The Do's and Don’ts of Regifting

It’s easy to attach a stigma to regifting, but when you really think about it, there's actually nothing wrong with creatively (and thoughtfully) passing along an unopened item that you yourself can’t—or won’t—use. You just need to make sure that you do it right and don't get found out. If you follow these 11 do’s and don’ts of regifting, you'll be successful every time.

Do Think Carefully About the Person on the Receiving End

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Be Thoughtful

Just because an item is still in its original packaging doesn’t mean it’s the perfect gift for your friends. In fact, the same rules that apply to picking out a brand-new gift apply when regifting. The bottom line: You still need to be thoughtful. If a person hates scented candles, don’t regift them the ones you received, but don't want.


Related: 11 Easy Ways to Be the Best Holiday Host

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Don’t Regift Anything That’s Obviously Been Used

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Don't Regift Used Items

Even a tiny amount of wear and tear—on either the actual gift or the packaging—takes an item out of the running for regifting. The item you’re passing along needs to at least appear brand-new, or else it’s a no-go.


Related: The Cheapest Gifts from the Fanciest Home Brands

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Do Make an Effort to Wrap It Nicely

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Wrap Presents Nicely

Presentation matters, whether you’re giving a regular gift or regifting. Because you didn’t shell out any cash for the present, spend a few dollars on wrapping paper and ribbon to make your offering extra special. (Hey, it helps!)

Related: 13 Better-Than-Gift-Wrap Ideas for Packaging Presents

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Don’t Pass Off Anything That Was Clearly Made Just for You

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Don't Give Monogramed Gifts

Handmade items? Anything monogrammed? When it comes to regifting, personalized items are off the table because there’s no way to disguise the intended recipient. This is a no-brainer.

Related: 25 Handy Stocking Stuffers Under $25

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Do Keep a List of Who Gave You What Every Year

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Christmas Gift List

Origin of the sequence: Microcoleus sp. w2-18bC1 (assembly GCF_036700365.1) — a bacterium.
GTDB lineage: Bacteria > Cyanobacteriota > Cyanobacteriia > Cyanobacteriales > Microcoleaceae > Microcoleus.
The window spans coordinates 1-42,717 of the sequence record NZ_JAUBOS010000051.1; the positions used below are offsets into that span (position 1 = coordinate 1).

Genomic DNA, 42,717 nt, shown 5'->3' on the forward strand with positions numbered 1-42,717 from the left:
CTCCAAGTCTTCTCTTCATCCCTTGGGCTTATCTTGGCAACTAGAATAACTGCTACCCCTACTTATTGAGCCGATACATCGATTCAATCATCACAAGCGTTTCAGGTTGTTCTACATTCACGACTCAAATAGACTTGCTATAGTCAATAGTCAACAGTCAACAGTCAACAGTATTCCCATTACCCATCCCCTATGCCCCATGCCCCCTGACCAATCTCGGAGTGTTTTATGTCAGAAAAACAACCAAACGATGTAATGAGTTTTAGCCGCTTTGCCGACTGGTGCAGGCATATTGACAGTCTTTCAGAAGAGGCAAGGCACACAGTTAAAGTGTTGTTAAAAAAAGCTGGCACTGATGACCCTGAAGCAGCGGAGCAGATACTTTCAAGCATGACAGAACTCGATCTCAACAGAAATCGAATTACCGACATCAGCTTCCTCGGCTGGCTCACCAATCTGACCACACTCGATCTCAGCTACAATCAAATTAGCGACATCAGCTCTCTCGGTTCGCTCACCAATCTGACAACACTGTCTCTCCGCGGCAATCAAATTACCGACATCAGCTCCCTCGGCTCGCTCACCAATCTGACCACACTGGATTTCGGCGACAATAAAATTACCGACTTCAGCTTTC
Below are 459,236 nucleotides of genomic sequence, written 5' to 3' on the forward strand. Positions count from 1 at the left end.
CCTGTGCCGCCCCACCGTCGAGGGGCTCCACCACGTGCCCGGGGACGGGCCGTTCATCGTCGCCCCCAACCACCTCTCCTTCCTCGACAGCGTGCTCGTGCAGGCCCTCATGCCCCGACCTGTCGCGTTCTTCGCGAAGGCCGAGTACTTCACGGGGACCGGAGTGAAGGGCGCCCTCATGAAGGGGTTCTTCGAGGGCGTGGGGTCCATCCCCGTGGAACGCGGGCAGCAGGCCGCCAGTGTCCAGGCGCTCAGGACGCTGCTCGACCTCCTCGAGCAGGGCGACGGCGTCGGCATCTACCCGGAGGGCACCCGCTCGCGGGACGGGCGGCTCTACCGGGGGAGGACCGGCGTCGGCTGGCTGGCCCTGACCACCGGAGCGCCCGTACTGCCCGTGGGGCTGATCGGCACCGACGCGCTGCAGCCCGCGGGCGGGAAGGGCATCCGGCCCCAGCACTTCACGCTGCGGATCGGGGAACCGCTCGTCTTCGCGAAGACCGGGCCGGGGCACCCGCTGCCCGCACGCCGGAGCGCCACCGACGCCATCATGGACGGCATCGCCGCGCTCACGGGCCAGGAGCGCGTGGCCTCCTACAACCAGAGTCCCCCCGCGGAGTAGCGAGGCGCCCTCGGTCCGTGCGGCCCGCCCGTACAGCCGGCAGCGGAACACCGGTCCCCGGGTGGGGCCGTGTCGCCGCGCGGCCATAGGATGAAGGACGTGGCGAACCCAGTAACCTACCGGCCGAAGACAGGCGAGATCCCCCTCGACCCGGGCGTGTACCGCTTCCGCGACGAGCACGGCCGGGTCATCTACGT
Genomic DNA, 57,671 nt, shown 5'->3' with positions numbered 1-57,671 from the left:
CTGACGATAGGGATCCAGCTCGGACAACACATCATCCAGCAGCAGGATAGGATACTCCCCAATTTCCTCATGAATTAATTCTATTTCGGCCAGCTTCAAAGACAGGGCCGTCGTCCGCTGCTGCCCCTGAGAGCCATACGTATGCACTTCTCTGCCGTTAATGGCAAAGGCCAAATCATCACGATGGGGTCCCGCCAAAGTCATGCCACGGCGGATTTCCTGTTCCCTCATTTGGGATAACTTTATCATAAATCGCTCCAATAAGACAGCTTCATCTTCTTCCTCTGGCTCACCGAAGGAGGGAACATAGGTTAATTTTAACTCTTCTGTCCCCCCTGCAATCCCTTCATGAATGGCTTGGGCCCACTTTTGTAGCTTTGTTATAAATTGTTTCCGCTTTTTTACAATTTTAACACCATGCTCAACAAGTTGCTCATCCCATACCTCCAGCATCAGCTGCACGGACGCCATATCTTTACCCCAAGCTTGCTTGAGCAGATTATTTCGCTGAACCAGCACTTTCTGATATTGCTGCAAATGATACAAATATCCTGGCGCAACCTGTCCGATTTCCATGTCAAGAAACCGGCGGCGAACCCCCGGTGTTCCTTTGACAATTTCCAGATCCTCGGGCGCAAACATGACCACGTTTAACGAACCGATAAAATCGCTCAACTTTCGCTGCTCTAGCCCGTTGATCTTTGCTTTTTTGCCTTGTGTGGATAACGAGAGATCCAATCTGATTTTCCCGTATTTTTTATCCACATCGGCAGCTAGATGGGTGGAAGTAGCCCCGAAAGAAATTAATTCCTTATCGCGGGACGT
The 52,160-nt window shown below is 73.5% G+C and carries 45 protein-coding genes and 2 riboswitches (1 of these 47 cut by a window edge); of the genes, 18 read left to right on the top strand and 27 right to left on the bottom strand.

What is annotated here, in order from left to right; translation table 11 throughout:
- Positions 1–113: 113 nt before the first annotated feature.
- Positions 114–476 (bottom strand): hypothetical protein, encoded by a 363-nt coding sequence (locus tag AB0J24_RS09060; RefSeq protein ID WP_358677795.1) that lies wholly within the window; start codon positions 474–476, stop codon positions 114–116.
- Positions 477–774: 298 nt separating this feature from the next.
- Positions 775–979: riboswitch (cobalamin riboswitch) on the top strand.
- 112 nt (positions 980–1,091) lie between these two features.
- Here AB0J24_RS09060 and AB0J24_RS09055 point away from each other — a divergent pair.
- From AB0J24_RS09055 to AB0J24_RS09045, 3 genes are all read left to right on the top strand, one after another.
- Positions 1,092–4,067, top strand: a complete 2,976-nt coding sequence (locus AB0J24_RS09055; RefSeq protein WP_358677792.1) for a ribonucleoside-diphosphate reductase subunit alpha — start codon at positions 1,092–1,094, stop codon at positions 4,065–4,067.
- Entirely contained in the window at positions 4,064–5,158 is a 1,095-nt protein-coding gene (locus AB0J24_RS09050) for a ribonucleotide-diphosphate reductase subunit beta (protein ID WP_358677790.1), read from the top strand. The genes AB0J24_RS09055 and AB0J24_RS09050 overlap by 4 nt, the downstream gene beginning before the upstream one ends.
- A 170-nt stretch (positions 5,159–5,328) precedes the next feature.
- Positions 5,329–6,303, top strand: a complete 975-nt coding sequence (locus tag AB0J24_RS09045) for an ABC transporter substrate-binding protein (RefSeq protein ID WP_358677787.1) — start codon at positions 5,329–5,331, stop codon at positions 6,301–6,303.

The expert regifter keeps diligent track of items received every year. Why? Think about it: The cardinal sin of regifting is accidentally giving an item to the person who gave it to you in the first place.

Related: 15 Gadgets Everyone Wants for Christmas

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Don’t Regift Office Swag

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Don't Give Office Swag

Some freebies are easier to spot than others. Anything with a company logo—water bottles, T-shirts, and tote bags—should be avoided at all costs.

Related: 9 Handy Holiday Gifts for the DIYer on Your List

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Do Regift Items to Charity

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Gift To Charity

Just because you don’t need it doesn’t mean a charity can’t benefit from it. The basic regifting rules still apply: The item needs to be new and in perfect condition. As long as an item meets those criteria, it can always be auctioned off or donated to help raise funds for a worthy cause.

Related: 50 Under $50 Gifts for Homeowners

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Don’t Regift from a Store That’s No Longer in Business

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Closed Store

Come on, this is regifting 101: If a store no longer exists, it will be obvious to the recipient that you didn’t make an effort to shop and pick out something new.

Related: 10 Kitchen Products That Will Last a Lifetime

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Do Regift for a White Elephant Party or Yankee Swap

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White Elephant Gift

It’s the name of the game, isn’t it? At these parties, you're supposed to show up with a wrapped gift to contribute to the pool, then try to leave with the best one. It's a regifter's paradise! In fact, joke gifts are usually encouraged.

Related: Skip the Line: 10 Amazon Buys for Everyone on Your Gift List

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Don’t Regift to Mutual Friends and Family

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Family Gift Exchange

If there’s even one ounce of a chance that members of your inner circle could actually see you regift something they gave with love to you (or even find out about it after the fact), stop in your tracks. (Seriously, it’s not worth the hurt you could cause.)

Related: 10 Creative Stocking Stuffers You Can Make in Minutes

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Do Keep Any Regifting a Secret

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Keep Regifting a Secret

It should go without saying that successfully regifting an item isn’t something to brag about. Instead, celebrate your resourcefulness—and keep it to yourself.

Related: Bob Vila's Guide to "$30 and Under" Stocking Stuffers

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Holiday Etiquette

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Holiday Etiquette

Follow these regifting rules to make sure it stays a happy holiday for everyone.

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